Skoltech researchers have trained a neural network to search for lung pathologies on X-ray images and come up with brief verbal descriptions to accompany them. This task is currently performed by physicians, and it takes several minutes to complete. According to the creators of the artificial intelligence solution, the technology lowers this time to about 30 seconds when no considerable text revision is required. In most cases, the radiologist merely has to confirm the suggested diagnosis—e.g., fibrosis, enlarged heart, or a suspected malignant tumor—or absence thereof. The study has been published in Scientific Reports.
The solution relies on modern machine vision and computer linguistics models, including GPT-3 small—the predecessor of the wildly popular GPT-3.5 and GPT-4 models available via the ChatGPT bot.
“Regular models merely classify, but our neural network leverages advanced machine vision and computer linguistics models to automatically describe X-ray images in words,” one of its creators, Skoltech Research Scientist Oleg Rogov, commented.
The neural network is trained on data composed of image-text pairs. “We compiled our own radiological dictionary to make the model more accurate, specifically where radiological terms and their usage in texts are concerned. Naturally, we also put together a large integrated database of X-ray images for use as training data,” Rogov added, emphasizing that the neural network is only “aware” of those diagnoses that can actually manifest themselves on lung X-rays. The training set was balanced in terms of which diseases are represented.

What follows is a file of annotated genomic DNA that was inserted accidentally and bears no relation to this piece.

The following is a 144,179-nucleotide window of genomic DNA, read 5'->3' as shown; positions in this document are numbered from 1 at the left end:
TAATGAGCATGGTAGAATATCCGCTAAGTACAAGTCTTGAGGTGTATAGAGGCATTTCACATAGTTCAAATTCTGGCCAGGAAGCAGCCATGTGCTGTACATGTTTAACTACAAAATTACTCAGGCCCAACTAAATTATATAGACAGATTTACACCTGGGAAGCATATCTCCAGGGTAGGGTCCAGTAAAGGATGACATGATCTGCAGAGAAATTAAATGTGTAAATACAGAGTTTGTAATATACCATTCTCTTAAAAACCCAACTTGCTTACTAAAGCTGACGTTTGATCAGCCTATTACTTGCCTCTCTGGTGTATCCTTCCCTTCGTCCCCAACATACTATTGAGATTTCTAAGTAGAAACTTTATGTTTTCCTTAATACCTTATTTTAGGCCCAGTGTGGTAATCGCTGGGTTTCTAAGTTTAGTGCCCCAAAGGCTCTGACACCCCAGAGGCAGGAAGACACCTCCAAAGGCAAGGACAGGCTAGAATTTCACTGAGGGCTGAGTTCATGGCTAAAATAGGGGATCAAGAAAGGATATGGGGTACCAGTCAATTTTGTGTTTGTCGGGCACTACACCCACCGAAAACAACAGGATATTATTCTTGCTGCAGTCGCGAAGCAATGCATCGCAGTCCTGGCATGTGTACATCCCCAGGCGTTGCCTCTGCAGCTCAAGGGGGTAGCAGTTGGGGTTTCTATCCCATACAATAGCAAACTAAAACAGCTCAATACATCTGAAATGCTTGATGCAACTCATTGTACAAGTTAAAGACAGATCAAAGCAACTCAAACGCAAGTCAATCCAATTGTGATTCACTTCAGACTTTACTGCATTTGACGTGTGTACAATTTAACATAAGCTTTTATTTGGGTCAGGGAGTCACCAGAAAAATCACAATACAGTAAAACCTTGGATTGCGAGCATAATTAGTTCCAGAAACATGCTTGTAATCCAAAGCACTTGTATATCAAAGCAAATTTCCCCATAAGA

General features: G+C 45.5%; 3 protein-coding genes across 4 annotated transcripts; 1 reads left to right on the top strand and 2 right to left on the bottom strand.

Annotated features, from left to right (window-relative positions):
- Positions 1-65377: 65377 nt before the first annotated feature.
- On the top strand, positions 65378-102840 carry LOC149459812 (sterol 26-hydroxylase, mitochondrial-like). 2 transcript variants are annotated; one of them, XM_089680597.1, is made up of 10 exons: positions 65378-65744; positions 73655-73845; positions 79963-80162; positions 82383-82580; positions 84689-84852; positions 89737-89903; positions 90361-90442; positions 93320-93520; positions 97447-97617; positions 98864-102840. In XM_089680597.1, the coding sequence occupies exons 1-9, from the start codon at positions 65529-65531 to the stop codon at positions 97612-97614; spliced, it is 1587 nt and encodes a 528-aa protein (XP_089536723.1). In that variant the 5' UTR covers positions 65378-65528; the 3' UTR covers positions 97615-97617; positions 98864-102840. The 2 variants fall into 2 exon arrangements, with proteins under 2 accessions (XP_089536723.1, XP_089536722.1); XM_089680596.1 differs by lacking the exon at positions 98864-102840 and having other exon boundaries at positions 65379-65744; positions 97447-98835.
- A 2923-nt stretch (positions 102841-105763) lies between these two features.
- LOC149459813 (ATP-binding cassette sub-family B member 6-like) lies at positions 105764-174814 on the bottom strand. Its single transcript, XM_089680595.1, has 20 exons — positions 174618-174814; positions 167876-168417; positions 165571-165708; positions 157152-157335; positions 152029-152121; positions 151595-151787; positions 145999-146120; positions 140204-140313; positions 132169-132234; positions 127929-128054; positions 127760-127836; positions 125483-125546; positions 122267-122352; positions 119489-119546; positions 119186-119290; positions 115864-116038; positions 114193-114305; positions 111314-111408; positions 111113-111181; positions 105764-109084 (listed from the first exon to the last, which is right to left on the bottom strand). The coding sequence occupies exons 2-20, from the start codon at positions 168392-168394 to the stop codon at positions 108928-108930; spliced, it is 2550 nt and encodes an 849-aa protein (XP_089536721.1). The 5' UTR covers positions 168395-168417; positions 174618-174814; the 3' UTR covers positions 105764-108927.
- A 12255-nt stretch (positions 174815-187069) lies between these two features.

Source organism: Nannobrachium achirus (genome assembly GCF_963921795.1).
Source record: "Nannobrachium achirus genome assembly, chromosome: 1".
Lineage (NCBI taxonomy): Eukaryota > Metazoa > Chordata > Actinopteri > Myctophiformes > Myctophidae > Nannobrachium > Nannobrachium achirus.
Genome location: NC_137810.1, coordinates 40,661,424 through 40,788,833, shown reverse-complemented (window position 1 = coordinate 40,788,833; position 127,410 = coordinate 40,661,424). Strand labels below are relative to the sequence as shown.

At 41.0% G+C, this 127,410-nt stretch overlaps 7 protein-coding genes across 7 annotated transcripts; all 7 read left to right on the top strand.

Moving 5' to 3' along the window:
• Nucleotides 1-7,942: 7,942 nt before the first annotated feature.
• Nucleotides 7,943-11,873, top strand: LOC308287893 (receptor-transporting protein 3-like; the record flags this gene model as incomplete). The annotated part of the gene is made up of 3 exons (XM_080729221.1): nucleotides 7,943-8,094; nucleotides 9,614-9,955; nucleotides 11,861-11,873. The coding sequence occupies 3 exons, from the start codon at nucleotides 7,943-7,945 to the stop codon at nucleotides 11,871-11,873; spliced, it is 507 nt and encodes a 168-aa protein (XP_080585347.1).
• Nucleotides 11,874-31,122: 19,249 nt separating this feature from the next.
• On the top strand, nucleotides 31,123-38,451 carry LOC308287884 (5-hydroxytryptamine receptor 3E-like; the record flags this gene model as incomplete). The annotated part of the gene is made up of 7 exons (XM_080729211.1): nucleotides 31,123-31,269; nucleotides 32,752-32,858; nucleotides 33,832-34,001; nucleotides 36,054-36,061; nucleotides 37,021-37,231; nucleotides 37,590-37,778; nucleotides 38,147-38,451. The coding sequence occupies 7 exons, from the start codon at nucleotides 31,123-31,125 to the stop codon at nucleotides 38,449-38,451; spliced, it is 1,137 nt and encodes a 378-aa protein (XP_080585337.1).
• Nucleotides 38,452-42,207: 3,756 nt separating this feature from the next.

Possibilities for further development of the system include its application to MRI and CT scans, as well as incorporating active learning. The latter refers to models improving their predictions by taking into account what edits human reviewers make. The solution could also be combined with another neural network, which would graphically highlight the areas of interest mentioned in the caption.
Alexander Selivanov et al, Medical image captioning via generative pretrained transformers, Scientific Reports (2023). DOI: 10.1038/s41598-023-31223-5
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